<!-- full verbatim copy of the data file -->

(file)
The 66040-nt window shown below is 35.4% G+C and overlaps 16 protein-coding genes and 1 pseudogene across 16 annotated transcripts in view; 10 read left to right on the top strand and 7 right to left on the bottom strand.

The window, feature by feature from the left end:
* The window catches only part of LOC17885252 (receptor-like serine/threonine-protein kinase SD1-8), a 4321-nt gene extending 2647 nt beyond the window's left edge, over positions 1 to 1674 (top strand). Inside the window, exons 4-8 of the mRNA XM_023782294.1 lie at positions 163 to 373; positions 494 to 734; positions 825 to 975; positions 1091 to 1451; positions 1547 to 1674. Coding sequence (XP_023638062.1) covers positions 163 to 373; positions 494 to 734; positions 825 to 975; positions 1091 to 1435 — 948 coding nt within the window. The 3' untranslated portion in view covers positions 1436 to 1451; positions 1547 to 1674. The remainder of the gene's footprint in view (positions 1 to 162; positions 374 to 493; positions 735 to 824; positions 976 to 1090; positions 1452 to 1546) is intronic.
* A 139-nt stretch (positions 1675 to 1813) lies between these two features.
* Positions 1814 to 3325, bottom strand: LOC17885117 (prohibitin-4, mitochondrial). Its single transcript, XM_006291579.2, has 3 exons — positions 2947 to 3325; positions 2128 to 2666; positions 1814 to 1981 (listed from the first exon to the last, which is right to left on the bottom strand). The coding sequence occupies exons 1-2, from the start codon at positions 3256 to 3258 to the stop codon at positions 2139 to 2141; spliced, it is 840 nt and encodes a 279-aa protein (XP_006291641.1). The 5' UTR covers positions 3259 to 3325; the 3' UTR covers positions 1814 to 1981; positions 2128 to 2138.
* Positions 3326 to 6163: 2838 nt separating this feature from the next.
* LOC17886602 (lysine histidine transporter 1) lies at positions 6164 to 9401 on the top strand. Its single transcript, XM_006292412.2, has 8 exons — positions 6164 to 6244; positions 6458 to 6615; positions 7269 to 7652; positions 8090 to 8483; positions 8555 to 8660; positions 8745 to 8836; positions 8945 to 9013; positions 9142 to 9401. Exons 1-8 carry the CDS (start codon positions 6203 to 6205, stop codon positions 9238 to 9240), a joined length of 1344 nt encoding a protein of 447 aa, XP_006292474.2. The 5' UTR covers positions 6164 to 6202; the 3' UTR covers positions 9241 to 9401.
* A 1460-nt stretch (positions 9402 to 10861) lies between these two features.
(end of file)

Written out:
The 66040-nt window shown below is 35.4% G+C and overlaps 16 protein-coding genes and 1 pseudogene across 16 annotated transcripts in view; 10 read left to right on the top strand and 7 right to left on the bottom strand.

The window, feature by feature from the left end:
* The window catches only part of LOC17885252 (receptor-like serine/threonine-protein kinase SD1-8), a 4321-nt gene extending 2647 nt beyond the window's left edge, over positions 1 to 1674 (top strand). Inside the window, exons 4-8 of the mRNA XM_023782294.1 lie at positions 163 to 373; positions 494 to 734; positions 825 to 975; positions 1091 to 1451; positions 1547 to 1674. Coding sequence (XP_023638062.1) covers positions 163 to 373; positions 494 to 734; positions 825 to 975; positions 1091 to 1435 — 948 coding nt within the window. The 3' untranslated portion in view covers positions 1436 to 1451; positions 1547 to 1674. The remainder of the gene's footprint in view (positions 1 to 162; positions 374 to 493; positions 735 to 824; positions 976 to 1090; positions 1452 to 1546) is intronic.
* A 139-nt stretch (positions 1675 to 1813) lies between these two features.
* Positions 1814 to 3325, bottom strand: LOC17885117 (prohibitin-4, mitochondrial). Its single transcript, XM_006291579.2, has 3 exons — positions 2947 to 3325; positions 2128 to 2666; positions 1814 to 1981 (listed from the first exon to the last, which is right to left on the bottom strand). The coding sequence occupies exons 1-2, from the start codon at positions 3256 to 3258 to the stop codon at positions 2139 to 2141; spliced, it is 840 nt and encodes a 279-aa protein (XP_006291641.1). The 5' UTR covers positions 3259 to 3325; the 3' UTR covers positions 1814 to 1981; positions 2128 to 2138.
* Positions 3326 to 6163: 2838 nt separating this feature from the next.
* LOC17886602 (lysine histidine transporter 1) lies at positions 6164 to 9401 on the top strand. Its single transcript, XM_006292412.2, has 8 exons — positions 6164 to 6244; positions 6458 to 6615; positions 7269 to 7652; positions 8090 to 8483; positions 8555 to 8660; positions 8745 to 8836; positions 8945 to 9013; positions 9142 to 9401. Exons 1-8 carry the CDS (start codon positions 6203 to 6205, stop codon positions 9238 to 9240), a joined length of 1344 nt encoding a protein of 447 aa, XP_006292474.2. The 5' UTR covers positions 6164 to 6202; the 3' UTR covers positions 9241 to 9401.
* A 1460-nt stretch (positions 9402 to 10861) lies between these two features.